The Digested Read by John Crace

Any day now I will be crushed by the teetering stack of books beside my computer that I’ve read but not yet reviewed here. Hopefully that will happen before I get around to Julian by Gore Vidal.

Anyhow, unwilling to break with tradition and downright frightened at the thought of approaching the Stack, I feel compelled to mention The Digested Read by John Crace. A regular column in The Guardian books section, The Digested Read is the anti-hype answer to the publishing world’s gushing. It creates a bit of balance. In the columnist’s words:

The idea of rewriting a book in the style of the author in just 500 or so words is a gift to any satirist, and it remains the only outlet in the print media where publishers’ hype always gets treated with the irreverence it deserves.

The basic premise for the Digested Read is that it should be the book that has created the most media noise that week.

I’ve always had a great deal of admiration for parody and satire as it takes a great deal of writerly skill and wit to pull off. Besides which, when done well nothing is more hilarious. John Crace is not always brilliant, but is nevertheless an enjoyable and necessary voice in today’s media-mad world.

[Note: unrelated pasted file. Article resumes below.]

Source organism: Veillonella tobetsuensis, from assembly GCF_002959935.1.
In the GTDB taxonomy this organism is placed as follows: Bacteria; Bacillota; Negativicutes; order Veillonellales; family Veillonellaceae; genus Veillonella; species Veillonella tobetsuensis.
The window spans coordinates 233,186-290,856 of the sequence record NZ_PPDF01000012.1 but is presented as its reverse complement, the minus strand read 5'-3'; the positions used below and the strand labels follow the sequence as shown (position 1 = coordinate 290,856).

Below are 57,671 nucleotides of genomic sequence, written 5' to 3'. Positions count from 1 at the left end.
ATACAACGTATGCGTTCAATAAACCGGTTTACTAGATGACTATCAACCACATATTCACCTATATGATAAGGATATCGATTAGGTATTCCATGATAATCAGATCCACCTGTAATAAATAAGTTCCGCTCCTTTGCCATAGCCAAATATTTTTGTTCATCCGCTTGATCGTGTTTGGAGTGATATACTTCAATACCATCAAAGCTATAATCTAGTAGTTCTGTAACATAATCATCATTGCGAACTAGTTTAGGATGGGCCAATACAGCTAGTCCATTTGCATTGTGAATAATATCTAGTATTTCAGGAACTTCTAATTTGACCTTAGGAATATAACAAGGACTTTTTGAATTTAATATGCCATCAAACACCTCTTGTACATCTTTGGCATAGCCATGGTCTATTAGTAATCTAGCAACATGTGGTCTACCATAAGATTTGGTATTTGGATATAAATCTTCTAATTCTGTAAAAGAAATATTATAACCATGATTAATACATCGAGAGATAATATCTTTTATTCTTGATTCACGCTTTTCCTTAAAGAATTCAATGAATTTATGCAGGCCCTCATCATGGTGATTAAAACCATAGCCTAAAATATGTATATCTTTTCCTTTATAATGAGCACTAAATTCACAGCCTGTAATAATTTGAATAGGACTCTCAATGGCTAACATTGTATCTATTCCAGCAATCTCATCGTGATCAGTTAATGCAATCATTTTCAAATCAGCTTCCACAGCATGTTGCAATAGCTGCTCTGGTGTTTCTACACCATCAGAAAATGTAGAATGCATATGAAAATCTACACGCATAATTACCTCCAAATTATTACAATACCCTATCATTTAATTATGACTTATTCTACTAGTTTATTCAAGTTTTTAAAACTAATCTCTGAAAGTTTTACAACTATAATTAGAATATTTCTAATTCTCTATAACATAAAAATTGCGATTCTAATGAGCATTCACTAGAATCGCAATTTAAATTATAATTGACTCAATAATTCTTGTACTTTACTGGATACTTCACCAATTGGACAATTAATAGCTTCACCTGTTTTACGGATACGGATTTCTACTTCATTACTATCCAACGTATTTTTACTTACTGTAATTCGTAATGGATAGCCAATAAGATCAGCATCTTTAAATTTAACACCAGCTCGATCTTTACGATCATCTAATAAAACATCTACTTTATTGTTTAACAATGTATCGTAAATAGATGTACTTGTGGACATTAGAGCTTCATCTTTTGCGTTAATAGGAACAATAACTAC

This from the re-write of Life Class by Pat Barker:

They lay on the dingy bed as the trains rattled past the window. “My husband will kill us,” Teresa said nonchalantly. “Look, he’s even written me a note to that effect.”

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One Response to “The Digested Read by John Crace”

  1. Rob
    September 30th, 2007 20:10

    You’re right, The Digested Read is terrific. Apart from the format and the humour, it’s also one of the very few places where the reviewer pays any attention to the writer’s technique. Most other newspaper reviews seem to look at the themes, and the cultural context of the book, and whether it ties in with the reviewer’s favourite module from their literature degree, but they don’t give any indication of how the writers actually, well, write.

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